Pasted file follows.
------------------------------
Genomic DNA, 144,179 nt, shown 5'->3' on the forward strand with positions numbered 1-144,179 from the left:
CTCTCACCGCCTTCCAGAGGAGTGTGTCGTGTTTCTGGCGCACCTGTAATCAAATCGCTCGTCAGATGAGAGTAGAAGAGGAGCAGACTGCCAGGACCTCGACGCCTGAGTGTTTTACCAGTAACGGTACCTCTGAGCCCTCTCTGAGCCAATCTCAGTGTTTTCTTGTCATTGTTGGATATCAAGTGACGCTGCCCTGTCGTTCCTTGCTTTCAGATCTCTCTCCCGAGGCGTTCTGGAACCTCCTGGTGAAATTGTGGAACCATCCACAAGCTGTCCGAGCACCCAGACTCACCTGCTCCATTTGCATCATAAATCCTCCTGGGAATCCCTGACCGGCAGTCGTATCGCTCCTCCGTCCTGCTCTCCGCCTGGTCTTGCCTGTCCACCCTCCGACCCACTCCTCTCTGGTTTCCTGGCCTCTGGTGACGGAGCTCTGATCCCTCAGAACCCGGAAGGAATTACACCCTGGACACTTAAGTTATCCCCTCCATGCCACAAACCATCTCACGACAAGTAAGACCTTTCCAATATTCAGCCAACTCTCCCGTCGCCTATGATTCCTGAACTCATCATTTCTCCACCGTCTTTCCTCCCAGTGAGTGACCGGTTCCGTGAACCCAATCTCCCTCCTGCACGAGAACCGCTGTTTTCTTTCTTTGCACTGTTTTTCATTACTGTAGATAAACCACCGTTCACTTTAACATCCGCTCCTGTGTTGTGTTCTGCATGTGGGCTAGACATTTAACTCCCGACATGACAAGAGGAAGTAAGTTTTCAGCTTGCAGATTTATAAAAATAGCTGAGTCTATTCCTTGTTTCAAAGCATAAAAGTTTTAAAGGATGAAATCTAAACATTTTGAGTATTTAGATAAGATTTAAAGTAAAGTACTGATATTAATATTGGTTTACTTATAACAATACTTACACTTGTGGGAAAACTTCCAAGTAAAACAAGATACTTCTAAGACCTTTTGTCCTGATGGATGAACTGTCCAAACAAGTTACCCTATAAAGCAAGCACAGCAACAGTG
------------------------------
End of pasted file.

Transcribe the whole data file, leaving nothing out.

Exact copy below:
Genomic DNA, 144,179 nt, shown 5'->3' on the forward strand with positions numbered 1-144,179 from the left:
CTCTCACCGCCTTCCAGAGGAGTGTGTCGTGTTTCTGGCGCACCTGTAATCAAATCGCTCGTCAGATGAGAGTAGAAGAGGAGCAGACTGCCAGGACCTCGACGCCTGAGTGTTTTACCAGTAACGGTACCTCTGAGCCCTCTCTGAGCCAATCTCAGTGTTTTCTTGTCATTGTTGGATATCAAGTGACGCTGCCCTGTCGTTCCTTGCTTTCAGATCTCTCTCCCGAGGCGTTCTGGAACCTCCTGGTGAAATTGTGGAACCATCCACAAGCTGTCCGAGCACCCAGACTCACCTGCTCCATTTGCATCATAAATCCTCCTGGGAATCCCTGACCGGCAGTCGTATCGCTCCTCCGTCCTGCTCTCCGCCTGGTCTTGCCTGTCCACCCTCCGACCCACTCCTCTCTGGTTTCCTGGCCTCTGGTGACGGAGCTCTGATCCCTCAGAACCCGGAAGGAATTACACCCTGGACACTTAAGTTATCCCCTCCATGCCACAAACCATCTCACGACAAGTAAGACCTTTCCAATATTCAGCCAACTCTCCCGTCGCCTATGATTCCTGAACTCATCATTTCTCCACCGTCTTTCCTCCCAGTGAGTGACCGGTTCCGTGAACCCAATCTCCCTCCTGCACGAGAACCGCTGTTTTCTTTCTTTGCACTGTTTTTCATTACTGTAGATAAACCACCGTTCACTTTAACATCCGCTCCTGTGTTGTGTTCTGCATGTGGGCTAGACATTTAACTCCCGACATGACAAGAGGAAGTAAGTTTTCAGCTTGCAGATTTATAAAAATAGCTGAGTCTATTCCTTGTTTCAAAGCATAAAAGTTTTAAAGGATGAAATCTAAACATTTTGAGTATTTAGATAAGATTTAAAGTAAAGTACTGATATTAATATTGGTTTACTTATAACAATACTTACACTTGTGGGAAAACTTCCAAGTAAAACAAGATACTTCTAAGACCTTTTGTCCTGATGGATGAACTGTCCAAACAAGTTACCCTATAAAGCAAGCACAGCAACAGTG